TRENTON, NJ – Governor Phil Murphy today took another swing of his small business hatchet and swung it at the restaurant industry. The bill would have allowed restaurants across the state to continue serving patrons in outdoor settings allowed this past summer, in parking lots and street sidewalks, working with their towns, cutting out a lot of the red tape required to do so. The bill also sought to wave state fees on such outdoor facilities.
The bill was met with criticism by the state, saying it will negatively impact the state’s revenues from the restaurant industry.
” The bill appears to preempt the division from charging the $75 application fee, as well as the $10 renewal. As a result, the OLS concludes that the bill’s impact would result in an indeterminate reduction in revenues for the State,” the Governor’s Office of Legislative Services said during the legislative process, objecting because it would have lost $23,000 in $10 permit fees by those businesses who were to seek renewals of the existing outdoor dining setting.
Many restaurants have since closed their outdoor dining areas as winter set in but would have to now reapply in April if the Governor extends the outdoor dining facility order beyond its current end date of March 31st.
The OLS took issue with that, because they would lose even more money from the struggling restaurant owners that let their permit lapse for the winter.
“According to the Special Ruling, if a permit holder fails to renew their license they must cease alcohol sales in the permitted area and apply for a new permit before resuming sales in that area – which the OLS believes to mean that a $75 fee would be required, in accordance with Special Ruling 2020-10,” OLS said.
The bill passed but died on the Governor’s desk.
“I applaud the sponsors for their efforts to assist New Jersey businesses that are struggling during this critical time,” Murphy said. “However, because aspects of the bill encroach on the authority of both the ABC and municipal governments to protect the public’s health and safety, and because many of the bill’s goals have already been achieved, I am unable to support it.”
It’s not the first time Murphy took action against legislation that would help the struggling restaurant industry.
In October, Murphy vetoed a bill that would have set aside $30,000,000 in federal funds to help businesses negatively impacted by his spring “False Start” when he reopened indoor dining, then withdrew days before his July 2nd reopening. Restaurants would not open for indoor dining again until September, leaving many with spoiled overstock ahead of the Fourth of July weekend.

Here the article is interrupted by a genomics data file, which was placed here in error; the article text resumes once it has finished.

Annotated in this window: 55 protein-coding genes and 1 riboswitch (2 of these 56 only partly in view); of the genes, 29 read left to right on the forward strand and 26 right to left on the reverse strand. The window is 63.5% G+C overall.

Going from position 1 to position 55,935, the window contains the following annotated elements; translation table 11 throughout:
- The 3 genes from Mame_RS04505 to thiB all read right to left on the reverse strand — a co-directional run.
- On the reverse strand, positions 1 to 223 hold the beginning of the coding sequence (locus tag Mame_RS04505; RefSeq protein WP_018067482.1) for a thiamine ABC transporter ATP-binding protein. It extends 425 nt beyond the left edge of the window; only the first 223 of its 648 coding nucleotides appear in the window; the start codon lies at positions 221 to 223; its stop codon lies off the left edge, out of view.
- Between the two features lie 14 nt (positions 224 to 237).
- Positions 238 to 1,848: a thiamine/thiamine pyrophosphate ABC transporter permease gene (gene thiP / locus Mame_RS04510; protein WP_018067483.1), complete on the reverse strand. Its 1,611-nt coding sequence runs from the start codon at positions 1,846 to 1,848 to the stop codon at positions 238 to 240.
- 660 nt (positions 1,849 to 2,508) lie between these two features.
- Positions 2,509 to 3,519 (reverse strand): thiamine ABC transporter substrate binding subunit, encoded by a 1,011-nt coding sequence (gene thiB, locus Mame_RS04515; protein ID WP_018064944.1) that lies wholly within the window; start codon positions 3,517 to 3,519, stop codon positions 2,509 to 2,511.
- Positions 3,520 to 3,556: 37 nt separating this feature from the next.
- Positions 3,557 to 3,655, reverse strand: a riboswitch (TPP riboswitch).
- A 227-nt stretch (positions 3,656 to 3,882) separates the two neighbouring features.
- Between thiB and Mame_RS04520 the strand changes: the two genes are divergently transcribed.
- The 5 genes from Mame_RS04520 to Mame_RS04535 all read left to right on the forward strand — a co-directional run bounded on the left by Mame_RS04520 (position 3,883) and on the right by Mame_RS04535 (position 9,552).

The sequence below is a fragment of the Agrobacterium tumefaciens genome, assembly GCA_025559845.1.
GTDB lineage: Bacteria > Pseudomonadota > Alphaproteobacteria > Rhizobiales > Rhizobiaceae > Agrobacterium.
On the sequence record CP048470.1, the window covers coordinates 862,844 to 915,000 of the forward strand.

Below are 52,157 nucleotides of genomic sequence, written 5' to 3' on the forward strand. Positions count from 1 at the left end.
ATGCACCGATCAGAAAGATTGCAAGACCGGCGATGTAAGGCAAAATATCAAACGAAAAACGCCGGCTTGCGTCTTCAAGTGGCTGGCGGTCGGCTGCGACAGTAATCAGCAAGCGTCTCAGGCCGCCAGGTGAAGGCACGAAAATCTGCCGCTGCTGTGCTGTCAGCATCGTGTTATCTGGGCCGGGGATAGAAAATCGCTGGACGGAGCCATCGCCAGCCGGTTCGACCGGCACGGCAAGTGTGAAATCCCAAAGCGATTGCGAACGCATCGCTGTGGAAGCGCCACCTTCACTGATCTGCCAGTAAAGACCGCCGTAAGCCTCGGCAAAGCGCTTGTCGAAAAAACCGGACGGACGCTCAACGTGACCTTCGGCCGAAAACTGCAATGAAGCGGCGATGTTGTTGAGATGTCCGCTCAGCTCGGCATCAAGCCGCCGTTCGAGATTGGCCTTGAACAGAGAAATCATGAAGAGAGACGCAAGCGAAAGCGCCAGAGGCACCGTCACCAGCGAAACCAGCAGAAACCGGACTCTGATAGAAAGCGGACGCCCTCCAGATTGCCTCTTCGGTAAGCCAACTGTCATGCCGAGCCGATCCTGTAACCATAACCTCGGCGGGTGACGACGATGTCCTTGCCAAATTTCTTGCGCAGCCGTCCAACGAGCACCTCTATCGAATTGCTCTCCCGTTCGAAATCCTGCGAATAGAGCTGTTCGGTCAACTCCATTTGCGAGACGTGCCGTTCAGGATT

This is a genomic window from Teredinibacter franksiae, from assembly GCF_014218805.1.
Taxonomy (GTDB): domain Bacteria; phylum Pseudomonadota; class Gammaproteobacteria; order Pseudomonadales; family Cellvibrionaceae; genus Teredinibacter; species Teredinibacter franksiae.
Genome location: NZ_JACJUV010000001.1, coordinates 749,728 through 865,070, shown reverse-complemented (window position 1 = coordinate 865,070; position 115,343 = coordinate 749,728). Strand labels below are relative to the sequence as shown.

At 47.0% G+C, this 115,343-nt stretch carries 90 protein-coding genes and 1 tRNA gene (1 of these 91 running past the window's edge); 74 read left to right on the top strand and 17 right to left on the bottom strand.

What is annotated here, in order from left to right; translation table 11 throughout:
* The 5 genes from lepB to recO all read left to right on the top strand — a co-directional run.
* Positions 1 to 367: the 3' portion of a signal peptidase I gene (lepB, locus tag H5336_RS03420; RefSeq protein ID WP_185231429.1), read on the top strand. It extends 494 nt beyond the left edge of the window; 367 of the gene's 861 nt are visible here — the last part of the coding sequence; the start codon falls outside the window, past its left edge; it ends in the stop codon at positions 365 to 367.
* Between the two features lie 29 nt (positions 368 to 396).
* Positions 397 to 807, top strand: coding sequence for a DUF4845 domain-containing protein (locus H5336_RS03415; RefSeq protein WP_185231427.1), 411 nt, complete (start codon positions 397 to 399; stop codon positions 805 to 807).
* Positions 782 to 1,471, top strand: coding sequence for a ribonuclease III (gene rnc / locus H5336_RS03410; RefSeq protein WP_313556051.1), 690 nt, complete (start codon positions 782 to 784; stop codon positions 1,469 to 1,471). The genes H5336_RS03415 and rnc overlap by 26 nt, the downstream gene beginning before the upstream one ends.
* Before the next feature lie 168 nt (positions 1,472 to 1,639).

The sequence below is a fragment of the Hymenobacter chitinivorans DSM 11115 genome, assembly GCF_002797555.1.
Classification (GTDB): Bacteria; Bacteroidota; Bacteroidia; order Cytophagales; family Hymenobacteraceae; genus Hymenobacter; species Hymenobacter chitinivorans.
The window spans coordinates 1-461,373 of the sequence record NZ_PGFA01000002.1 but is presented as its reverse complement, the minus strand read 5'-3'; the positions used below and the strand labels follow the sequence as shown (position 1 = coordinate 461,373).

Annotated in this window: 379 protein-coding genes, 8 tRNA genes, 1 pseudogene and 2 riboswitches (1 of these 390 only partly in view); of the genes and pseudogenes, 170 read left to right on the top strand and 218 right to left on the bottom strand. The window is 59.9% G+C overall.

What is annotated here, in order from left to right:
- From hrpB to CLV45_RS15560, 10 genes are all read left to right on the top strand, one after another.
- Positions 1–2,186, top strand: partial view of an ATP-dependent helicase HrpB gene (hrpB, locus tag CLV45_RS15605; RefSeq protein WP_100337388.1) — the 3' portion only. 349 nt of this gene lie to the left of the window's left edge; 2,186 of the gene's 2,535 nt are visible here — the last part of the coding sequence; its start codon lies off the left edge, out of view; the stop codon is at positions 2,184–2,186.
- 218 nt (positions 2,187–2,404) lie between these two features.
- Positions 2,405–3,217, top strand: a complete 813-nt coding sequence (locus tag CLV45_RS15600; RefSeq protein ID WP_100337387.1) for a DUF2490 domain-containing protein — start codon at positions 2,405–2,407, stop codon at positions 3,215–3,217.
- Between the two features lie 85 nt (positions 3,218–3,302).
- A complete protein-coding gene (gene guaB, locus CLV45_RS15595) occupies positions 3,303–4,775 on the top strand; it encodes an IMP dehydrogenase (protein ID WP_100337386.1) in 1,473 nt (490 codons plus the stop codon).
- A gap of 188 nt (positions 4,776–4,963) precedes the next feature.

The bill would allow the owners and operators of restaurants, bars, and breweries to use outdoor spaces which they own or lease and which are located on, or adjacent to, their business premises, as an extension of their business premises for the purpose of conducting sales of food and beverages, including alcoholic beverages if so licensed. The bill defines “outdoor spaces” as including patios and decks, both covered and uncovered, yards, walkways, and parking lots, or a portion thereof. The bill would also allow the owners and operators of restaurants, bars, and breweries, to use public sidewalks, as defined in the bill, as an extension of their business premises for that purpose, as well.
The bill requires owners and operators of restaurants, bars, and breweries seeking to utilize outdoor spaces or public sidewalks as extensions of their business premises pursuant to the provisions of the bill to file an application with the municipal zoning officer, including information concerning the use of the outdoor spaces or public sidewalks, as appropriate. The zoning officer is required to approve an application that is compliant with the bill’s provisions within 10 business days of the submission of the application. The bill also prohibits municipalities from charging fees for the filing of the application or issuing the approval.
Under the bill, a municipality may require an applicant to provide one or more of the following: (1) written consent of the owner of the premises, if other than the applicant; (2) an insurance certificate naming the municipality as an additional insured, with general liability on an occurrence with a limit of liability of at least $1,000,000, with respect to losses arising solely from the operation of the outdoor dining facility; or (3) an indemnification agreement with the municipality with respect to losses arising solely from the operation of the outdoor dining facility.
Restaurants, bars, or breweries operating under the provisions of the bill are required to follow, maintain, and enforce protocols promulgated by the Commissioner of Health or the Governor in response to the COVID-19 public health emergency, concerning social distancing and use of personal protective equipment during the period those protocols are in effect. The bill also provides for the operation of “bring your own bottle” privileges in applicable outdoor spaces and on public sidewalks.
The bill also permits municipalities to control the days and hours of certain activities, including the outdoor service of food and beverages, including alcoholic beverages if so licensed, and live performances, as well as to deny, revoke, or suspend, the outdoor dining activity of any establishment that violates the provisions of the bill.